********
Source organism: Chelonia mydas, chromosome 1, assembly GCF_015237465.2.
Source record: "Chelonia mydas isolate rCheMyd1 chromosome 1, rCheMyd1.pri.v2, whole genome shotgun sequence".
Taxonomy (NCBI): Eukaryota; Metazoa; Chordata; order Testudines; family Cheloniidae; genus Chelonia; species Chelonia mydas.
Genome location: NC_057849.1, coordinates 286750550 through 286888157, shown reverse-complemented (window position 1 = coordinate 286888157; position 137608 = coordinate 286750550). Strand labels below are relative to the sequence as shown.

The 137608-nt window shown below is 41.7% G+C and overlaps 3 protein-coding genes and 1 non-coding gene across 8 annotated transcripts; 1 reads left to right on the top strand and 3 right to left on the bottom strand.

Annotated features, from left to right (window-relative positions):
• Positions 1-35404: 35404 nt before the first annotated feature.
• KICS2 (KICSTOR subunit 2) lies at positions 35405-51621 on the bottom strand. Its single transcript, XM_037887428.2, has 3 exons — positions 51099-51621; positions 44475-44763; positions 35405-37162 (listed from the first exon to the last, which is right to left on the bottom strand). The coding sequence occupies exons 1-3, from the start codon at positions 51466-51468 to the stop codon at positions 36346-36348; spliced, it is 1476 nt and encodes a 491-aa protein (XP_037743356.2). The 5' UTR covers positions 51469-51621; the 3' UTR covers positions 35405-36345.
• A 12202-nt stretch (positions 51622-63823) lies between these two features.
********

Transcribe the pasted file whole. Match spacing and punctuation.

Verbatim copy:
Source organism: Chelonia mydas, chromosome 1, assembly GCF_015237465.2.
Source record: "Chelonia mydas isolate rCheMyd1 chromosome 1, rCheMyd1.pri.v2, whole genome shotgun sequence".
Taxonomy (NCBI): Eukaryota; Metazoa; Chordata; order Testudines; family Cheloniidae; genus Chelonia; species Chelonia mydas.
Genome location: NC_057849.1, coordinates 286750550 through 286888157, shown reverse-complemented (window position 1 = coordinate 286888157; position 137608 = coordinate 286750550). Strand labels below are relative to the sequence as shown.

The 137608-nt window shown below is 41.7% G+C and overlaps 3 protein-coding genes and 1 non-coding gene across 8 annotated transcripts; 1 reads left to right on the top strand and 3 right to left on the bottom strand.

Annotated features, from left to right (window-relative positions):
• Positions 1-35404: 35404 nt before the first annotated feature.
• KICS2 (KICSTOR subunit 2) lies at positions 35405-51621 on the bottom strand. Its single transcript, XM_037887428.2, has 3 exons — positions 51099-51621; positions 44475-44763; positions 35405-37162 (listed from the first exon to the last, which is right to left on the bottom strand). The coding sequence occupies exons 1-3, from the start codon at positions 51466-51468 to the stop codon at positions 36346-36348; spliced, it is 1476 nt and encodes a 491-aa protein (XP_037743356.2). The 5' UTR covers positions 51469-51621; the 3' UTR covers positions 35405-36345.
• A 12202-nt stretch (positions 51622-63823) lies between these two features.